CAST president Wan Gang (R, 2) meets with professor John Holdren (L,1), presidential science advisor and director of the White House Office of Science and Technology Policy during the Obama administration, in Beijing on June 3, 2019.
CAST high-ranking officials pose for a group photo with former US president advisor delegation in Beijing on June 3, 2019.
Wan Gang, president of the China Association for Science and Technology (CAST), met with professor John Holdren, presidential science advisor and director of the White House Office of Science and Technology Policy during the Obama administration, in Beijing on June 3, 2019.
The two sides held discussions on advancing exchanges and cooperation between Chinese and U.S. science communities in present situation as well as energy development and climate change issues.
Wan extended warm welcome to Holdren and his delegation.
Looking back at the history of bilateral dialogues on science innovation and the friendship between the two countries' science communities, Wan stressed the dialogues have laid a good foundation for science cooperation.
Speaking of the June 2 statement by ten CAST-affiliated societies on IEEE's "editorial restriction" incident, Wan said IEEE's gratuitous restriction on employees of Huawei and its affiliates is a provocation challenging academic independence, the scientific spirit as well as free and equal academic exchanges among scientific researchers.
He hoped Holdren can help get the message across in the U.S. that the two countries' science communities should act independently in academic exchanges and equal dialogue, which are all guaranteed by relevant bilateral agreements and the Constitutions of both China and the U.S.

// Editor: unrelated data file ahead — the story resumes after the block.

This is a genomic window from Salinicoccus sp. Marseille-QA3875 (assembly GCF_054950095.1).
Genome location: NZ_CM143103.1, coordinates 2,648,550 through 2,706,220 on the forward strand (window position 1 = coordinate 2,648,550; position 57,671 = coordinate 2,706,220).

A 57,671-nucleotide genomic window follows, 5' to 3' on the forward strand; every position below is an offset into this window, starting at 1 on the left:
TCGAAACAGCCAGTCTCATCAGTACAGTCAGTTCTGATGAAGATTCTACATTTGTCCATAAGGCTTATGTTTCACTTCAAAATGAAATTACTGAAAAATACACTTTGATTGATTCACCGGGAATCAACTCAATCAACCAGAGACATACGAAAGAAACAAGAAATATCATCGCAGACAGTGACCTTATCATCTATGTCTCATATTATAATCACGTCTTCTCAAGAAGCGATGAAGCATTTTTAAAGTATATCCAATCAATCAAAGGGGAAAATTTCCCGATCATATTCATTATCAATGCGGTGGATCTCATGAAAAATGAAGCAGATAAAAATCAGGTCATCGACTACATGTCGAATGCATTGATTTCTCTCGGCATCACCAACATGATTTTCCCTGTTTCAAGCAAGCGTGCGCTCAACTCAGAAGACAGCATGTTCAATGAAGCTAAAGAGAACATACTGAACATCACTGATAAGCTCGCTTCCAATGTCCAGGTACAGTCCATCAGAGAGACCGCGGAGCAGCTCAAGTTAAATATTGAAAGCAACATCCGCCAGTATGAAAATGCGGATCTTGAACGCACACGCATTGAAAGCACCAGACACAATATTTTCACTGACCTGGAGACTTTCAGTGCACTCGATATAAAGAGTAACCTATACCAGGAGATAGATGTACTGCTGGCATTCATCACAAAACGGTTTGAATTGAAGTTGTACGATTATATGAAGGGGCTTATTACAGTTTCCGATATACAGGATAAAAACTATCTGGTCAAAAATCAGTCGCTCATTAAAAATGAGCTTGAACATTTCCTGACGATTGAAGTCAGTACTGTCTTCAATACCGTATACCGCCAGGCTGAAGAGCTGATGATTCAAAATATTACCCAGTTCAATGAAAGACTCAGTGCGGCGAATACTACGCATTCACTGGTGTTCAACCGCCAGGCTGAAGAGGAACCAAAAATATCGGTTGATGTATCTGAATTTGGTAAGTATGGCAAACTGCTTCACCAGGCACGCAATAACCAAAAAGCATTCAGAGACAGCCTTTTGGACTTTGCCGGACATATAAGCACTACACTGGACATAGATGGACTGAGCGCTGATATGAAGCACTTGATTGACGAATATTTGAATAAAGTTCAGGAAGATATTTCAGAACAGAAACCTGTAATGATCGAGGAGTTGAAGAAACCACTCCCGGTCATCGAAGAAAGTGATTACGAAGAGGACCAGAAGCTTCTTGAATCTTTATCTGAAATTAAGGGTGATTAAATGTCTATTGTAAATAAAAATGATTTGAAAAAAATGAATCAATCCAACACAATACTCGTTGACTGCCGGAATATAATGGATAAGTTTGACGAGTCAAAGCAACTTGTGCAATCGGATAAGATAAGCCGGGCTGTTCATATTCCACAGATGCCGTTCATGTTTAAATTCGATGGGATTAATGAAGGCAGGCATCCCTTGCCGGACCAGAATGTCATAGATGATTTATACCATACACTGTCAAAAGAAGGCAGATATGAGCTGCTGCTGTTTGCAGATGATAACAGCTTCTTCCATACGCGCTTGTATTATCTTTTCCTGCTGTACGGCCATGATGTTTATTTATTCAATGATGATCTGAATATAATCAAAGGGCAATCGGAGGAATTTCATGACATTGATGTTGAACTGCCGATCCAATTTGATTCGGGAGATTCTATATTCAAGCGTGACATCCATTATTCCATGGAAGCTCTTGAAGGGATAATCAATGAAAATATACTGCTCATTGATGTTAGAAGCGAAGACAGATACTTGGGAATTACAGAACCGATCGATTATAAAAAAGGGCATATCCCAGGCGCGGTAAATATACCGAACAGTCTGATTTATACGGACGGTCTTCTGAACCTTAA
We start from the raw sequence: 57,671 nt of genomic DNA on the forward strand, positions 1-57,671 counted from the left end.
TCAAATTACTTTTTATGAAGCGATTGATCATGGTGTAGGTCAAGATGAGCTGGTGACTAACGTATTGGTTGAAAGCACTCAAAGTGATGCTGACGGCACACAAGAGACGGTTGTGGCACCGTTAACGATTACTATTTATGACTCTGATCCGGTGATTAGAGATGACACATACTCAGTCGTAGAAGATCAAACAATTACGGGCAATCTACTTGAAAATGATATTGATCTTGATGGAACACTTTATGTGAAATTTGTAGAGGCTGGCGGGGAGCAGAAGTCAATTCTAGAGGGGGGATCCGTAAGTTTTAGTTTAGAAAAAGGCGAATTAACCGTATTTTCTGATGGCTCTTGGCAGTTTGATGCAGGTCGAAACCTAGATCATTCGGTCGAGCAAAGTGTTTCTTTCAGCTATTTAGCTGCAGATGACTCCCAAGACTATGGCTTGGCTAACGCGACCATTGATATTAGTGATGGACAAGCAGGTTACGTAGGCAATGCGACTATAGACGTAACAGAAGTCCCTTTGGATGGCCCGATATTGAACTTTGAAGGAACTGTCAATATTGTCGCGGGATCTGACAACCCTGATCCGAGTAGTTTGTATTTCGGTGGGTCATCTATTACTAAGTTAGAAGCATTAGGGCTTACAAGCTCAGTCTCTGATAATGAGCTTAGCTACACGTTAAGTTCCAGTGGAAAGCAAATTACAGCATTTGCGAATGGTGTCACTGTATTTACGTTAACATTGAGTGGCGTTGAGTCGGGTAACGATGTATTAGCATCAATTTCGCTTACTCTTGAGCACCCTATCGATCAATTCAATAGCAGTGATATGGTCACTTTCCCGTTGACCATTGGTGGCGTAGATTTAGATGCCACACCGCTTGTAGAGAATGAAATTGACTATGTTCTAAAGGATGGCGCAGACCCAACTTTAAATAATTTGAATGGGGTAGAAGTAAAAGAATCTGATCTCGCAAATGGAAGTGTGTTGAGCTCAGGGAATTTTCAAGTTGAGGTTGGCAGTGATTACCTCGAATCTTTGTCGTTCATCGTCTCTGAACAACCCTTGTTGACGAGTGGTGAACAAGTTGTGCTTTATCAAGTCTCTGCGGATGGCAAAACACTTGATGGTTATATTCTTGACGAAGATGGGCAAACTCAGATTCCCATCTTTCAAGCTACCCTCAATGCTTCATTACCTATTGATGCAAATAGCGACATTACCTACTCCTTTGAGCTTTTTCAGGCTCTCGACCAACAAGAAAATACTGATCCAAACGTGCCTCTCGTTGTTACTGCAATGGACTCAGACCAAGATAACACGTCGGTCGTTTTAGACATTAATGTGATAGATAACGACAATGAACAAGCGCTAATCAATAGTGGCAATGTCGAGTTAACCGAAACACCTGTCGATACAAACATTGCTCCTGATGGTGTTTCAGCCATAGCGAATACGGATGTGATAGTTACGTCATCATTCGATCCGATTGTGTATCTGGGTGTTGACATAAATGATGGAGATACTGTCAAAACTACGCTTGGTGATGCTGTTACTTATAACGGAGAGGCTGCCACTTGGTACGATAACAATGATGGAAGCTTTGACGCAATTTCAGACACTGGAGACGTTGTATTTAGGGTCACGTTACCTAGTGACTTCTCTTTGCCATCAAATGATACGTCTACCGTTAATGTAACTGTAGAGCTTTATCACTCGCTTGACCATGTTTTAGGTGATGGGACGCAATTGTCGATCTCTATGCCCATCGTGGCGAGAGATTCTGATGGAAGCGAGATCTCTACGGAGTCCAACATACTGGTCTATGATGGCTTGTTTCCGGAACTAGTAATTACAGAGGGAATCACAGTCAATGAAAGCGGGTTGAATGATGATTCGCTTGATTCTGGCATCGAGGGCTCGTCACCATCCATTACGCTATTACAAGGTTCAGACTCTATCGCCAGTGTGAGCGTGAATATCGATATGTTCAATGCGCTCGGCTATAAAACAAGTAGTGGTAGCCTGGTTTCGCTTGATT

Wan called on the science communities of the two countries to strengthen exchanges and cooperation despite all difficulties and jointly make contributions to the advancement of human civilization.
Wan also told Holdren the Chinese government firmly upholds the concept of green development, an agenda which is of great significance and involves population growth and cultural construction. In the sector of electrically powered vehicles, the concept of green development had become reality in buses, taxis and online hailed cars of China's southern metropolitan Shenzhen.
Wan hoped China and the U.S. will seek opportunities for science cooperation, exchanges and dialogue on green development and strengthen a mechanism for people-to-people dialogue.
He invited Holdren to attend the World New Energy Vehicle Congress which will be held in Boao, Hainan province this July.
Holdren thanked CAST for its warm reception and gave an introduction about the progress in energy and green "Belt and Road" cooperation.
Also recognizing the importance of people-to-people dialogue, Holdren promised to continue academic exchanges with the Chinese science communities to get ready for future cooperation.
Professors Henry Lee and Daniel Schrag of Harvard University, who were with Holdren at the meeting, also held the two countries' science communities should have a clear stance and conduct direct dialogues and that the China-U.S. relationship should not be one vying for leadership but one jointly pushing for dialogue on the world's major concerns.
Also joining the meeting were Liu Yang, director-general of the CAST Department of International Affairs, and Xue Lan, professor of Tsinghua University and dean of the university's Schwarzman College.
Tag: International affairs